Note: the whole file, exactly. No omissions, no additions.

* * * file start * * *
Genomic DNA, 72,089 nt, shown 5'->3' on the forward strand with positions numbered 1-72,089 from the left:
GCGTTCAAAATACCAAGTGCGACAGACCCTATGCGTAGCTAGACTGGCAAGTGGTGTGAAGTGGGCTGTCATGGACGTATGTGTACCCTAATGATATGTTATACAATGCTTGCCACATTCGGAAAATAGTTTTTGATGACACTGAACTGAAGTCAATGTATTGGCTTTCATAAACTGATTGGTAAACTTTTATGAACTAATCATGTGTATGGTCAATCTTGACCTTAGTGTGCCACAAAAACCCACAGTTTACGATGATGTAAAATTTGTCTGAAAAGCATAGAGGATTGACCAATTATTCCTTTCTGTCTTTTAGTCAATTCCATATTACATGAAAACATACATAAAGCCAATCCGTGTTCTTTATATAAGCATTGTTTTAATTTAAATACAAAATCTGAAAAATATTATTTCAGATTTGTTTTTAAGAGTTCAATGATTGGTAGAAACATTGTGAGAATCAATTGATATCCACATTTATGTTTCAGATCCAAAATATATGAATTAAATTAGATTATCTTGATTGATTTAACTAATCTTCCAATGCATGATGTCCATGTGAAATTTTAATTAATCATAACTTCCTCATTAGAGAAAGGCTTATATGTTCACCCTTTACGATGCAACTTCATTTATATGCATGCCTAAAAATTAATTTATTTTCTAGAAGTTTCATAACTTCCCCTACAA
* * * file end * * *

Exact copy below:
Genomic DNA, 72,089 nt, shown 5'->3' on the forward strand with positions numbered 1-72,089 from the left:
GCGTTCAAAATACCAAGTGCGACAGACCCTATGCGTAGCTAGACTGGCAAGTGGTGTGAAGTGGGCTGTCATGGACGTATGTGTACCCTAATGATATGTTATACAATGCTTGCCACATTCGGAAAATAGTTTTTGATGACACTGAACTGAAGTCAATGTATTGGCTTTCATAAACTGATTGGTAAACTTTTATGAACTAATCATGTGTATGGTCAATCTTGACCTTAGTGTGCCACAAAAACCCACAGTTTACGATGATGTAAAATTTGTCTGAAAAGCATAGAGGATTGACCAATTATTCCTTTCTGTCTTTTAGTCAATTCCATATTACATGAAAACATACATAAAGCCAATCCGTGTTCTTTATATAAGCATTGTTTTAATTTAAATACAAAATCTGAAAAATATTATTTCAGATTTGTTTTTAAGAGTTCAATGATTGGTAGAAACATTGTGAGAATCAATTGATATCCACATTTATGTTTCAGATCCAAAATATATGAATTAAATTAGATTATCTTGATTGATTTAACTAATCTTCCAATGCATGATGTCCATGTGAAATTTTAATTAATCATAACTTCCTCATTAGAGAAAGGCTTATATGTTCACCCTTTACGATGCAACTTCATTTATATGCATGCCTAAAAATTAATTTATTTTCTAGAAGTTTCATAACTTCCCCTACAA